Private spending growth: India’s national deficit is declining, with the government counting on an economic shift toward private investment as a key driver of growth. Private spending, on weak footing for much of the last decade, has been showing signs of recovery on the heels of significant infrastructure investments by the government. Indeed, private sector projects in the works were growing 16.9% in December 2023, versus a decline of 4.2% in December 2019. “Our view is that in three years, India could move from primary deficit to balance,” says Desai. “The resulting widening gap between real economic growth and real interest rates would provide more support to share prices.”  

 

India’s 401(k) moment: Currently, Indian households are less exposed to equities relative to other asset classes such as gold, but that is set to change. A 2015 change allowing retirement funds to invest in stocks is expected to create a demand cycle akin to what the U.S. experienced from 1980 to 2000, after a new law allowed employees to put some of their paycheck toward tax-deferred investment in stocks via retirement plans. “Domestic flows to U.S. stocks surged over two decades after that change. We see a similar boom in India coming, but expect it can last longer than 20 years given India’s much younger population and the low starting point of equity ownership,” says Desai. 

 

Rising Social Equity: The brunt of price swings in basic goods and services is borne most heavily by the poor, and India is no different. But targeted measures by the central bank have helped to bring down inflation while declining female feticide, fertility rates and infant mortality rates are contributing to the upward mobility of the country’s poorest inhabitants. Those factors, along with our forecasts for 7.9% growth in gross domestic product for this year and 6.8% in 2025, should help diminish poverty further and feed a cycle of job creation, higher consumption and growth. “We think the continuing decline of poverty and rising worker and consumer class is one of the most underappreciated trends unfolding in India,” says Desai.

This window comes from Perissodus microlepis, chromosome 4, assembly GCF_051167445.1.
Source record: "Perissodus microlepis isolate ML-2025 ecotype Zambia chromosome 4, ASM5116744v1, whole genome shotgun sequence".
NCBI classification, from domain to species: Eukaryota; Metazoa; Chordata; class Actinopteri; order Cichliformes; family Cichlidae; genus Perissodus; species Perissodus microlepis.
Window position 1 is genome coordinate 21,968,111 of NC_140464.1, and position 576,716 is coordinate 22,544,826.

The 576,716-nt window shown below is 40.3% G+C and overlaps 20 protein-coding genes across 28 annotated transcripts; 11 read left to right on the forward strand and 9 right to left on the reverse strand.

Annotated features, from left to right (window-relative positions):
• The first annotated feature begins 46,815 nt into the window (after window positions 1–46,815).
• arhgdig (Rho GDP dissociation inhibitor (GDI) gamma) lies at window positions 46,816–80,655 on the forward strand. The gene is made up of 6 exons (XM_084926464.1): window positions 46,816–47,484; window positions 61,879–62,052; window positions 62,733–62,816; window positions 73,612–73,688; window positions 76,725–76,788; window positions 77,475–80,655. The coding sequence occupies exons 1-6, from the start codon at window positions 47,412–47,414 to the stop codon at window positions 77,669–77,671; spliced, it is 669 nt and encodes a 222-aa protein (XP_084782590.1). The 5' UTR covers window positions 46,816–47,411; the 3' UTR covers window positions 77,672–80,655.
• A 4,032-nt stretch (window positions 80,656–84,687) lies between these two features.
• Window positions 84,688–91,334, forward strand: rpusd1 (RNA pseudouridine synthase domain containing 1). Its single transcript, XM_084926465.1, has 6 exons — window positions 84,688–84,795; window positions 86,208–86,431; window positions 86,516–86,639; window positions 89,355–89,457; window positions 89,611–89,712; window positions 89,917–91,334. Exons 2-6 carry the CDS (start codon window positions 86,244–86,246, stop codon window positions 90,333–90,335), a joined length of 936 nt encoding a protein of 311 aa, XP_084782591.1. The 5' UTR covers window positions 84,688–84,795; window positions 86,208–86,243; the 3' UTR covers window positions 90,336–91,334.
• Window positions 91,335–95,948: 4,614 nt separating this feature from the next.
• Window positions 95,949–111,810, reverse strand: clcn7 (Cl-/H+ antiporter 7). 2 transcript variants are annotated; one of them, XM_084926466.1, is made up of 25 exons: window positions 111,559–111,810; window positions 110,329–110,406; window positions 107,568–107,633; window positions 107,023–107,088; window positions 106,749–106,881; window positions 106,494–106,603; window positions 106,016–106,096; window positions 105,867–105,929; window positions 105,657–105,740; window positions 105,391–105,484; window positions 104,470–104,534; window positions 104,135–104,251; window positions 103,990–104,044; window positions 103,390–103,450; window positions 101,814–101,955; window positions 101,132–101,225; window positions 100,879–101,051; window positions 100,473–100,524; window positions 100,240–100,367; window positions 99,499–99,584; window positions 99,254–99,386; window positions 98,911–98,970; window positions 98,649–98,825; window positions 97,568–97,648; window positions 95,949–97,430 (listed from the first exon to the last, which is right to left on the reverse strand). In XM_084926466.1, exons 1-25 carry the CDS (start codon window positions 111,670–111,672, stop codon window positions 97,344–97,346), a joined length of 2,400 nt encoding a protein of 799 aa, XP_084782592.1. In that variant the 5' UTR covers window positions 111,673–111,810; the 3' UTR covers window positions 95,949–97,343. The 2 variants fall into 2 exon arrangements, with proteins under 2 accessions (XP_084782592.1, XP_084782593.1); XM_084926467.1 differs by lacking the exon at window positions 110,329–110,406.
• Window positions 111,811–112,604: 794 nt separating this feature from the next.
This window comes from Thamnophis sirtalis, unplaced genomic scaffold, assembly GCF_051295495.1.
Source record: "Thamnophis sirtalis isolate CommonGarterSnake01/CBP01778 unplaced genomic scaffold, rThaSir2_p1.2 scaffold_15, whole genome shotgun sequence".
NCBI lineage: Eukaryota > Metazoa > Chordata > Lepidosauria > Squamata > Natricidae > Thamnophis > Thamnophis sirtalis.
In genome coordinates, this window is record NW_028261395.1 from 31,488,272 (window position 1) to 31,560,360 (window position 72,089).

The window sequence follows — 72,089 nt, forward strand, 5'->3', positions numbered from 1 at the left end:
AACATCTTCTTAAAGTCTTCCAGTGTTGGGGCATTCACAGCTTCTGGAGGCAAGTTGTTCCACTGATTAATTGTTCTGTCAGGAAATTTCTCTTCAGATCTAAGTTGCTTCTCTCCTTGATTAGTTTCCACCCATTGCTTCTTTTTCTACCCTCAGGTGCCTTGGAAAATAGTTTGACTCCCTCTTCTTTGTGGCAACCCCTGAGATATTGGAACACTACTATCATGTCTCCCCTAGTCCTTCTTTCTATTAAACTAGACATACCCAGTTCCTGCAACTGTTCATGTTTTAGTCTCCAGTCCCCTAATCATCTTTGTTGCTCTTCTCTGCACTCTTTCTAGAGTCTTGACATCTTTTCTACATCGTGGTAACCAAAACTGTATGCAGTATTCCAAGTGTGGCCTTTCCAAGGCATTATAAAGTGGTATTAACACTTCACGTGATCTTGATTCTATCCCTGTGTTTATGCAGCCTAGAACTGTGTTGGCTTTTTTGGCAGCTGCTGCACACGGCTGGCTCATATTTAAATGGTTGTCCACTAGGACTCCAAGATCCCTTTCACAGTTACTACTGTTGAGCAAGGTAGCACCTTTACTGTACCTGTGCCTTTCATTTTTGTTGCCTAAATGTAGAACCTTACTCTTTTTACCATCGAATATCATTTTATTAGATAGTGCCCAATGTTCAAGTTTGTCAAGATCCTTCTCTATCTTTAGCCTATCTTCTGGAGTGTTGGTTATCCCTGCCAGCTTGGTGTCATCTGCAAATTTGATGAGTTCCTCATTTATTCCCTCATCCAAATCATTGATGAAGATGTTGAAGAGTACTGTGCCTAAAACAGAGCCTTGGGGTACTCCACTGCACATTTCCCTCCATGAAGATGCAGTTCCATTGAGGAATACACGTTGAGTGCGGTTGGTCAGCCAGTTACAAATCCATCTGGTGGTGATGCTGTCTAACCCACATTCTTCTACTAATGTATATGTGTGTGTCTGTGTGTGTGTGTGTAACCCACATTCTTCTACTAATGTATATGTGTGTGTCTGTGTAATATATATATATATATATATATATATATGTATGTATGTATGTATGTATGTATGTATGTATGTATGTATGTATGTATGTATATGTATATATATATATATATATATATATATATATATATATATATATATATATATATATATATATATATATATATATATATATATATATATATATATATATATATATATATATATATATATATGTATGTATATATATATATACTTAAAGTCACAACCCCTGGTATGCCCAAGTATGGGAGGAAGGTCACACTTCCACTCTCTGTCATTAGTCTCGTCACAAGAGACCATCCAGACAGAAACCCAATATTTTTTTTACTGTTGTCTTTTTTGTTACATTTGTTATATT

Other factors driving the bull run include: a burgeoning ecosystem of startups, in particular those addressing deep tech and agriculture needs; competition among Indian cities and states to be innovation and investment hubs; and a lending boom driven by digital credit enablement system that could give several million previously unbanked people access to financing. 

 

What India’s Growth Means for Portfolios 

“The most important thing to note in picking businesses for one’s portfolio is not the total addressable market but whether the business can sustain its competitive advantage,” says Desai. “There are several themes in India that fit this bill, given under-penetration and strong growth rates.” 

 

The short list includes:  

  • consumer-focused plays, such as travel, retail, luxury and healthcare services 

  • large lenders and life insurance, among financials  

  • green hydrogen, gas, power utilities, batteries and renewables

  • IT and non-IT professional services 

  • industrials, including energy, mobility, defense and railways, as well as subsectors such as power plants, steel and cement

     

However, as Desai notes, India’s equity market still has plenty of risks. In addition to an unexpected election result that could stall growth, risks include geopolitics, low productivity in the farm sector, climate change and the bottlenecks created by strained bureaucratic and judiciary capacity.  

 

“The bottom line is that macro stability is great news for share prices, and that is intricately linked to the continuity and strength of the government,” Desai says. “Polls indicate support for the consensus on India’s election outcome, which we think is already baked into share prices. On the whole, our view is that investors may not fully appreciate the longer-term factors for growth that could result from an election outcome in line with the market’s expectation.” 

 

For deeper insights and analysis, ask your Morgan Stanley Representative or Financial Advisor for the full report, “This Bull Market’s Next Leg,” (April 14, 2024).